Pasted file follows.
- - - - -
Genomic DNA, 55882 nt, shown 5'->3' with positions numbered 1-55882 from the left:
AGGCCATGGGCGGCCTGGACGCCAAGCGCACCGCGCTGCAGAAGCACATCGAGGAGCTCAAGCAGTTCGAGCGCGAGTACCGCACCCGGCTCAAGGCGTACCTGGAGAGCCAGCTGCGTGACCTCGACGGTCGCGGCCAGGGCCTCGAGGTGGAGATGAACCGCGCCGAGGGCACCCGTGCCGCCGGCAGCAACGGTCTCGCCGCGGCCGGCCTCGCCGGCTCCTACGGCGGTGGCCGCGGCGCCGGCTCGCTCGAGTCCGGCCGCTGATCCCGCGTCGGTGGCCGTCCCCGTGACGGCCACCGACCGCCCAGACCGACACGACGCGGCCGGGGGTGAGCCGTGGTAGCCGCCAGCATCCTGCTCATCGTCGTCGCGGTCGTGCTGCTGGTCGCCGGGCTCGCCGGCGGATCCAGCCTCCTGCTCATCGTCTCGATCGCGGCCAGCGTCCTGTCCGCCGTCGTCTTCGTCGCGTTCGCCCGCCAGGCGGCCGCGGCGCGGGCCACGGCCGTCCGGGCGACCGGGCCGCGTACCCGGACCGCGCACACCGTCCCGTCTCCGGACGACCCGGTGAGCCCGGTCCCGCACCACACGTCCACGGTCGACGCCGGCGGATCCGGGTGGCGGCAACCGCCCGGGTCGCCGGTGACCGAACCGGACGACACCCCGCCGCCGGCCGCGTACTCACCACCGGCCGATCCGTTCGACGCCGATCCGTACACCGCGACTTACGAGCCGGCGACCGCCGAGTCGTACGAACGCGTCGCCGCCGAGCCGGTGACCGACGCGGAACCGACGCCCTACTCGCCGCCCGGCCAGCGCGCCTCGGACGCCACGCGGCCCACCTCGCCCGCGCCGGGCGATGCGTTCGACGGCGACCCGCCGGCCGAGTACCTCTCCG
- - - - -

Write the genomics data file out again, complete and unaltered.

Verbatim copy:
Genomic DNA, 55882 nt, shown 5'->3' with positions numbered 1-55882 from the left:
AGGCCATGGGCGGCCTGGACGCCAAGCGCACCGCGCTGCAGAAGCACATCGAGGAGCTCAAGCAGTTCGAGCGCGAGTACCGCACCCGGCTCAAGGCGTACCTGGAGAGCCAGCTGCGTGACCTCGACGGTCGCGGCCAGGGCCTCGAGGTGGAGATGAACCGCGCCGAGGGCACCCGTGCCGCCGGCAGCAACGGTCTCGCCGCGGCCGGCCTCGCCGGCTCCTACGGCGGTGGCCGCGGCGCCGGCTCGCTCGAGTCCGGCCGCTGATCCCGCGTCGGTGGCCGTCCCCGTGACGGCCACCGACCGCCCAGACCGACACGACGCGGCCGGGGGTGAGCCGTGGTAGCCGCCAGCATCCTGCTCATCGTCGTCGCGGTCGTGCTGCTGGTCGCCGGGCTCGCCGGCGGATCCAGCCTCCTGCTCATCGTCTCGATCGCGGCCAGCGTCCTGTCCGCCGTCGTCTTCGTCGCGTTCGCCCGCCAGGCGGCCGCGGCGCGGGCCACGGCCGTCCGGGCGACCGGGCCGCGTACCCGGACCGCGCACACCGTCCCGTCTCCGGACGACCCGGTGAGCCCGGTCCCGCACCACACGTCCACGGTCGACGCCGGCGGATCCGGGTGGCGGCAACCGCCCGGGTCGCCGGTGACCGAACCGGACGACACCCCGCCGCCGGCCGCGTACTCACCACCGGCCGATCCGTTCGACGCCGATCCGTACACCGCGACTTACGAGCCGGCGACCGCCGAGTCGTACGAACGCGTCGCCGCCGAGCCGGTGACCGACGCGGAACCGACGCCCTACTCGCCGCCCGGCCAGCGCGCCTCGGACGCCACGCGGCCCACCTCGCCCGCGCCGGGCGATGCGTTCGACGGCGACCCGCCGGCCGAGTACCTCTCCG